An Interview with Don Teater, MD, MPH, Founder, Teater Health Solutions
by Kayland Arrington, MPH, Program Manager at NaRCAD
Tags: Opioid Safety, Stigma
NaRCAD: Can you tell us about your background? How did you become an addiction treatment specialist?
Don: I was trained as a primary care physician, and my wife, Martha, is a behavioral health specialist. The two of us had an integrated-care model, where we did a lot of addiction treatment. I wanted to address that more specifically. An important part of my practice has always been to help those who couldn’t otherwise get help. I did medical work in Honduras, and then I realized that we had a large population of migrant farm workers where I lived in North Carolina. Most of these farm workers didn’t speak English or have a way to receive healthcare. With the help of others, I then opened a free clinic.
As far as addiction, I realized that so many patients initially became addicted from my colleagues and me prescribing opioids. The opioid crisis is a public health issue, and medical school doesn’t train you for public health work. Medical thinking addresses what is going on right now, but public health is so much bigger than that. I decided to get a master of public health degree at the University of North Carolina, and I completed that in 2017.
NaRCAD: How does Academic Detailing lend itself to the opioid crisis?
Don: Academic detailing can help by having more people with lived-experience do the detailing. In Wisconsin, people with lived experience are either going out with a detailer as a team or doing the detailing themselves. There is also a shortage of people treating OUD. AD is a great program for sharing how to get waiver trained to prescribe buprenorphine for OUD. AD lends itself well to the opioid crisis because it’s an area where little changes can make a big impact.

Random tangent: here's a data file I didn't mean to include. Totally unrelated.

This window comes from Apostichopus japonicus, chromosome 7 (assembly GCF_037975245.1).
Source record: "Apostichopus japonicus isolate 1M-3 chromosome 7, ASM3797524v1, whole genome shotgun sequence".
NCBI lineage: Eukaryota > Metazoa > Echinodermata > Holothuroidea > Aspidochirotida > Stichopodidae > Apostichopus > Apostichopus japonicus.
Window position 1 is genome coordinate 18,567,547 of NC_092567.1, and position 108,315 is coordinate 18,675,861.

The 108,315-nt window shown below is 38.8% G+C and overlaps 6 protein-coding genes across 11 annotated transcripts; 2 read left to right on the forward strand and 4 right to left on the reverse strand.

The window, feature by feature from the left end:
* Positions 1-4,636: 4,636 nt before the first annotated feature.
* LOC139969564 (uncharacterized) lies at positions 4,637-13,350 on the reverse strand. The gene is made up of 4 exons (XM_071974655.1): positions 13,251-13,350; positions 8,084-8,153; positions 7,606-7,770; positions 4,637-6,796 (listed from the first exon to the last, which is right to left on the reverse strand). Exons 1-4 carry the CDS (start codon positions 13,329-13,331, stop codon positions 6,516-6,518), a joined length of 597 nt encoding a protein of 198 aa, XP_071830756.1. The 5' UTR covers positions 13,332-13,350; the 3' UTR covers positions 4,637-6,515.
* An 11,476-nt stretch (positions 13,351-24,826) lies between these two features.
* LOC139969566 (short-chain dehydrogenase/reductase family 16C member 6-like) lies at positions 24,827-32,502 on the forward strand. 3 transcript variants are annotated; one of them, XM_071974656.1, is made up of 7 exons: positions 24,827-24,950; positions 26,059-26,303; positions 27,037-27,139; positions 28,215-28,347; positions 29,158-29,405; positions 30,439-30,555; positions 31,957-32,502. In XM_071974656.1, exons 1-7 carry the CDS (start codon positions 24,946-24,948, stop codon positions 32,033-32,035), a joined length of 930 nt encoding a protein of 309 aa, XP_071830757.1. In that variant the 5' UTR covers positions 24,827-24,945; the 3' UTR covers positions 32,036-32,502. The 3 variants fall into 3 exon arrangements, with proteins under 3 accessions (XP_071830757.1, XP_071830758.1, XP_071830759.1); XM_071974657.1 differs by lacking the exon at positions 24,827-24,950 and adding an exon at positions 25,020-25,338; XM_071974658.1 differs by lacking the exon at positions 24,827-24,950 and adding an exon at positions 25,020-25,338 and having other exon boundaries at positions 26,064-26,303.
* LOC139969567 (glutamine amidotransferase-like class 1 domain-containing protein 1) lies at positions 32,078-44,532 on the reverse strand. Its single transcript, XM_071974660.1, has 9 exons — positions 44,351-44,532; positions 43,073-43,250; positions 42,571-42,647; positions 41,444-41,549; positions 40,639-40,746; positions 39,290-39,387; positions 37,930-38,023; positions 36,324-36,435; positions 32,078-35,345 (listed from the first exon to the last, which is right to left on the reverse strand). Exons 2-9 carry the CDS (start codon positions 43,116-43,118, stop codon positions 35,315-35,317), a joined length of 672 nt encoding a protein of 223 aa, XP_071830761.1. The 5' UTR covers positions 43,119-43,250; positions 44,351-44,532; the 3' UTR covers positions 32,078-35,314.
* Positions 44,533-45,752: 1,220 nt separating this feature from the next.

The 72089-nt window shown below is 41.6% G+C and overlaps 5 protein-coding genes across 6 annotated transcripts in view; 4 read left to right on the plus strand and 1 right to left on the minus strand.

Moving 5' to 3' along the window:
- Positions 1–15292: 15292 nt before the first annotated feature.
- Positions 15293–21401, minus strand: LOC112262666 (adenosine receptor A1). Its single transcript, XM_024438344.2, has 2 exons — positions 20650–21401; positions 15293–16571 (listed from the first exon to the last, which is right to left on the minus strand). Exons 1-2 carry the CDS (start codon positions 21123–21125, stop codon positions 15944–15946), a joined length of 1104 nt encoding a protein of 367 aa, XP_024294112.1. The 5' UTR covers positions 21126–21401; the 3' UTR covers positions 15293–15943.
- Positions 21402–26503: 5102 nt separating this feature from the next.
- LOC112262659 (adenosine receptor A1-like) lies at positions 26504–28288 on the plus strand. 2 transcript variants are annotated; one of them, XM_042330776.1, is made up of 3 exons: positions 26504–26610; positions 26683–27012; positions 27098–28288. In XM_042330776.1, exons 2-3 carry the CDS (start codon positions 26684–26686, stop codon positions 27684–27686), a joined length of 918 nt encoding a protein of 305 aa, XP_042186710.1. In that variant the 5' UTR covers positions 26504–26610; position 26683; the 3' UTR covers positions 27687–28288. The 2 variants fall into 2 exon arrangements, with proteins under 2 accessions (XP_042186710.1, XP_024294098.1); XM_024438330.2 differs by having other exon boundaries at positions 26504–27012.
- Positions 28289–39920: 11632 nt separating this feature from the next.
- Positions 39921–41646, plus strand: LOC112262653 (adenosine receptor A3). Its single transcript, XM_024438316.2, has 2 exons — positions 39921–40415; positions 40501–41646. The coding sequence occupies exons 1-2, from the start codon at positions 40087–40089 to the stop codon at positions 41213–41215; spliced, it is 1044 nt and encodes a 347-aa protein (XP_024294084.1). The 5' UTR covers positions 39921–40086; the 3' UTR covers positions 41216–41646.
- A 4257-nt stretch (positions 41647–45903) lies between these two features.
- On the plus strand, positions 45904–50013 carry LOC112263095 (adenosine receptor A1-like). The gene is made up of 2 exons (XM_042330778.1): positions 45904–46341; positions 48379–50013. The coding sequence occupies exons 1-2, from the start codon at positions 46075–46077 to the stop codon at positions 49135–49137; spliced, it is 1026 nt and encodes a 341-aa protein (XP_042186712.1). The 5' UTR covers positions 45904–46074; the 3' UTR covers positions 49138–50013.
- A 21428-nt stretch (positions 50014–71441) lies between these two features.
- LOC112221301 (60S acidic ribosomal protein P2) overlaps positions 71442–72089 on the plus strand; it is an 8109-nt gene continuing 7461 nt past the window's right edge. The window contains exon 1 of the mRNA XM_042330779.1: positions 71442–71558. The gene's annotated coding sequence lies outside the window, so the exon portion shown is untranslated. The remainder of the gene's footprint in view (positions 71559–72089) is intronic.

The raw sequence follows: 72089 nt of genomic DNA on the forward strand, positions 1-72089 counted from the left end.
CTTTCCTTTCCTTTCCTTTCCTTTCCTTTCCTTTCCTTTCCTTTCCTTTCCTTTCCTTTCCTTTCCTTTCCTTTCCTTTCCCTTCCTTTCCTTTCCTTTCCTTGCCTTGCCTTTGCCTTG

NaRCAD: There is a huge problem with stigma when it comes to opioid use disorder (OUD), as with any substance use disorder. How can we combat stigma?
Don: I hear a lot from other clinicians that they don’t want “those people in my waiting room.” They are picturing someone who is all strung out on heroin on the street corner. We don’t get any education on addiction in medical school and the whole concept is overwhelming to clinicians. The best way to overcome stigma is for clinicians to have interactions with more people with OUD. I think that can be done by clinicians prescribing buprenorphine. I had to deal with my own stigma. For example, I had patients on opioids for chronic pain. I then found out they got arrested or were getting drugs from somewhere else, and I would just fire them from my practice. I saw them as bad people. Once I got trained to prescribe buprenorphine, I listened to their stories. I had made the same choices as many of my patients, yet they became addicted because of their personal history, social history, and genetics.